TN Governor May Have Meant Well; That Doesn’t Make His Cheek Pat OK


Apr 19, 2018


News that Tamil Nadu governor Banwarilal Purohit patted journalist Lakshmi Subramanian on the cheek in response to a question from her at a press conference is making waves. Subramanian, a special correspondent for The Week, had tweeted about the incident two days ago:

“I asked TN Governor Banwarilal Purohit a question as his press conference was ending. He decided to patronisingly – and without consent – pat me on the cheek as a reply.”

Much has been made of the “without consent” part of her tweet, and fairly so; no one should be subject to physical contact they do not wish for, especially in the workplace. But that focus has allowed the conversation to take a patriarchal twist into outrage over the violation of the reporter’s modesty: “The Governor has brazenly outraged the modesty of the lady journalist.He should at once be fired and also arrested for committing cognizable offenses,” ranted one Facebook commenter.

Which, in turn, has allowed a not-small number of people (men) to dismiss the incident entirely, because the governor’s intentions were pure.

“Oh lady…he is your father age..just patting in your cheeks like your father had done ….nothing wrong…have some decency and respect,” said another Facebook commenter.

“Making a mountain out of a mole is uncivilised trait,” said yet another.

Purohit himself is brushing off his actions with the same justification: “As an act of appreciation for the question that you posed, I gave you a pat on your cheek considering you to be like my granddaughter,” he wrote in his official ‘apology’ letter. “It was done with affection and to express my appreciation for you as a journalist…”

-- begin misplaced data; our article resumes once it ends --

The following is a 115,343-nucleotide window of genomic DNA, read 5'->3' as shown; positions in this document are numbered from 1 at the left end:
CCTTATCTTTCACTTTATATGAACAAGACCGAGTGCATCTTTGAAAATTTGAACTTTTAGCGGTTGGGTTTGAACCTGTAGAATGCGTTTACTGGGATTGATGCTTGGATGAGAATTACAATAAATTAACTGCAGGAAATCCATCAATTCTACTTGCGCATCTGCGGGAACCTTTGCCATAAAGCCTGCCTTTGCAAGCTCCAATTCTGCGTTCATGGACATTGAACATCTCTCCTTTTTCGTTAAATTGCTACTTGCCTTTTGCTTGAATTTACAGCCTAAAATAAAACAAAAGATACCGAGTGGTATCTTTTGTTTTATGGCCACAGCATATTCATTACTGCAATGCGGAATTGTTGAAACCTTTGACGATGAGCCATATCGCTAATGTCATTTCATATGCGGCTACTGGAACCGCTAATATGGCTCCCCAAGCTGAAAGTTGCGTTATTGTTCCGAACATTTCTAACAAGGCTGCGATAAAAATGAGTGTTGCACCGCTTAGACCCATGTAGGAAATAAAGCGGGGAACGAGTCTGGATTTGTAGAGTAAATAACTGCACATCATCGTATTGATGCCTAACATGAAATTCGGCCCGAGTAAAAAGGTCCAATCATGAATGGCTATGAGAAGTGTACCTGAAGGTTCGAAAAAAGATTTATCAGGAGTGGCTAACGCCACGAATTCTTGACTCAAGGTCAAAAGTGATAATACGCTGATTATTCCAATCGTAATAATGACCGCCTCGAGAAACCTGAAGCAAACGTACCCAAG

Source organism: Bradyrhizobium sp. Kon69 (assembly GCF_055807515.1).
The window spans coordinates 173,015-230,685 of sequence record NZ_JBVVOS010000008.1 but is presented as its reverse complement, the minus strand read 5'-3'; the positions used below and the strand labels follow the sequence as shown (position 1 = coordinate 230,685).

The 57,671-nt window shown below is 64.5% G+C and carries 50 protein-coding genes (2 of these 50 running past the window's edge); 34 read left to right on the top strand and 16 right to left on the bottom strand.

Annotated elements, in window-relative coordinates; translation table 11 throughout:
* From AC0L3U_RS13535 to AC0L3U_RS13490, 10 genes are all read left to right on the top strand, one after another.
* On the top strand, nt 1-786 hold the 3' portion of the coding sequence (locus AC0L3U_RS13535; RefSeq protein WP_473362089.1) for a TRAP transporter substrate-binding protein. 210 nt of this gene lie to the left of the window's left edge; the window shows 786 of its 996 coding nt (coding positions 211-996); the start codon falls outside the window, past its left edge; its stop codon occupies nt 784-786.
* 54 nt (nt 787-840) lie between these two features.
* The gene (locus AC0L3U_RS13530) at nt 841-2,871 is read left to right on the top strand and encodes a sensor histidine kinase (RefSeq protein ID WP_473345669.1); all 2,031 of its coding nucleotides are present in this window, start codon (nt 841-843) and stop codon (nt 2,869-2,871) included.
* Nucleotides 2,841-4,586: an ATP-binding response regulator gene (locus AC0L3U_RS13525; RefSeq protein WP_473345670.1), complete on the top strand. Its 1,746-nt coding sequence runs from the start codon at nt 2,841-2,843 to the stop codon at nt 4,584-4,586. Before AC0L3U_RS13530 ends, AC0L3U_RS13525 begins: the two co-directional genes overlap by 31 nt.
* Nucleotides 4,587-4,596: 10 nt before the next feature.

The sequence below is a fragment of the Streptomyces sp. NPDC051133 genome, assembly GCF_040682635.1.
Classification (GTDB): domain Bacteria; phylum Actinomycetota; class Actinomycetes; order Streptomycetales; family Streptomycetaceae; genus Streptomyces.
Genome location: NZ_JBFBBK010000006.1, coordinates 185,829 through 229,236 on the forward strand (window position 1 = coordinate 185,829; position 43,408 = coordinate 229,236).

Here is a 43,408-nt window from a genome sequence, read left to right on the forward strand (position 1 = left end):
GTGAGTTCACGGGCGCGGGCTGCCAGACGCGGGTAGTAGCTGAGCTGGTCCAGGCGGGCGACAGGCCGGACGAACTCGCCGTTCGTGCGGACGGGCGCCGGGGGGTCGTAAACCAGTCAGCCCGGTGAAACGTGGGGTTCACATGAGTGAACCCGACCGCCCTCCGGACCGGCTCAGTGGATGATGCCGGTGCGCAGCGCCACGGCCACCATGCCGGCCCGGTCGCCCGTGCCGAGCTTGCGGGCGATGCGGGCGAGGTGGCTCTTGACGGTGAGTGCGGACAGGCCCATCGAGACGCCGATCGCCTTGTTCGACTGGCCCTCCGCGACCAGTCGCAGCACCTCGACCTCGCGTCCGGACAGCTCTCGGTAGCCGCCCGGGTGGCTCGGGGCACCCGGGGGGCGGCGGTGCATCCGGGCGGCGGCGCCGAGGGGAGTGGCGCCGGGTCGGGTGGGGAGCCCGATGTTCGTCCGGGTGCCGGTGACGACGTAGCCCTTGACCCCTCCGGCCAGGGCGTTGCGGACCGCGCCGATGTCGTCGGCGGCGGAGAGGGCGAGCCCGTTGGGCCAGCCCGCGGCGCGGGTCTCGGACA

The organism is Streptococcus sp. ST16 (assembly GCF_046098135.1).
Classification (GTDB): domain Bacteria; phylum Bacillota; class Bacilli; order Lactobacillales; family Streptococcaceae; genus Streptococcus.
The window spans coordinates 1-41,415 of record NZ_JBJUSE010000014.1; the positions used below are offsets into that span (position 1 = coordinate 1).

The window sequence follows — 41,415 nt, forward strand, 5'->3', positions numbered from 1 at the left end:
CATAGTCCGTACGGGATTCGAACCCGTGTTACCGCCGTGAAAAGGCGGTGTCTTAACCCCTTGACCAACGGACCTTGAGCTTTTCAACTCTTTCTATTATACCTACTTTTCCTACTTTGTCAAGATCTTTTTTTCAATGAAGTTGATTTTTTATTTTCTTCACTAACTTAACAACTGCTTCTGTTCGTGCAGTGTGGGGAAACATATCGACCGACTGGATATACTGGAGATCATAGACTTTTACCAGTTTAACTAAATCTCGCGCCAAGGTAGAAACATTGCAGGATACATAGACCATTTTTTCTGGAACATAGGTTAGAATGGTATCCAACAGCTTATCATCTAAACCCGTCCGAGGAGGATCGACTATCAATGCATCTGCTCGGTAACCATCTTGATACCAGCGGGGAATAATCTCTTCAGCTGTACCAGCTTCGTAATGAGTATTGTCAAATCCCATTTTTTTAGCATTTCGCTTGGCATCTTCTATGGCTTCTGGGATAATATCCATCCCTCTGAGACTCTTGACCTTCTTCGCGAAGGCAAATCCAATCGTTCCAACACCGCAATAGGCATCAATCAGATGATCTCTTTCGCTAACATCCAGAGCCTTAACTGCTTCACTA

It is worth noting his professional appreciation did not extend to actually answering Subramanian’s question.

   Describing Subramanian as a granddaughter was an attempt, as was the cheek pat, to put her in her place.

Which is why, while consent is of course an issue here, we also need to be talking about the fact that this ostensibly innocuous cheek pat is condescending as hell and would never have happened to a male reporter. The working woman was due “affection,” while all the working men in the same scenario were worthy of professional — and therefore physical — respect. She is appreciated; they are taken seriously. It’s almost impossible to picture a head of state patting the cheek of a male member of the press, no matter how young, and describing him “like a grandson.”

Family relationships come with strings that professional ones should not have, and Purohit’s statement reveals more about his expectations of Subramanian, and women more broadly, than his in-the-moment reasoning. Good granddaughters don’t question or stand up to grandfathers. Good granddaughters certainly don’t hold grandfathers responsible for their actions. That’s what the (male) press is for.

Patting Subramanian on the cheek and describing her as a granddaughter was an attempt — perhaps subconscious, but no less offensive — to put her in her place.

I’m sure Pirohit had no intention of being sexist, no active motive to denigrate Subramanian; patriarchal attitudes are so ingrained in society that he probably thinks both his action and his explanation are acceptable — magnanimous even. When the faux-familial sobriquet of “uncle” is the default way of respectfully addressing older men, the lines between social politesse and professional courtesy blur, in both generational directions. “Granddaughter” may well have been courtesy once upon a time, but it isn’t anymore, and certainly not in the workplace. And before the inevitable rebuttal to that statement comes: In a post-Weinstein world, “The old man doesn’t know any better because he came of age in another era” excuse rings hollow, particularly from a statesman, a leader whose job it is to know and do better.

If Pirohit had really wanted to express his appreciation for Subramanian as a journalist, he would have answered her question. It’s telling that she – and all of us – are still waiting for an answer.


Written By Liesl Goecker

Liesl Goecker is The Swaddle’s managing editor.


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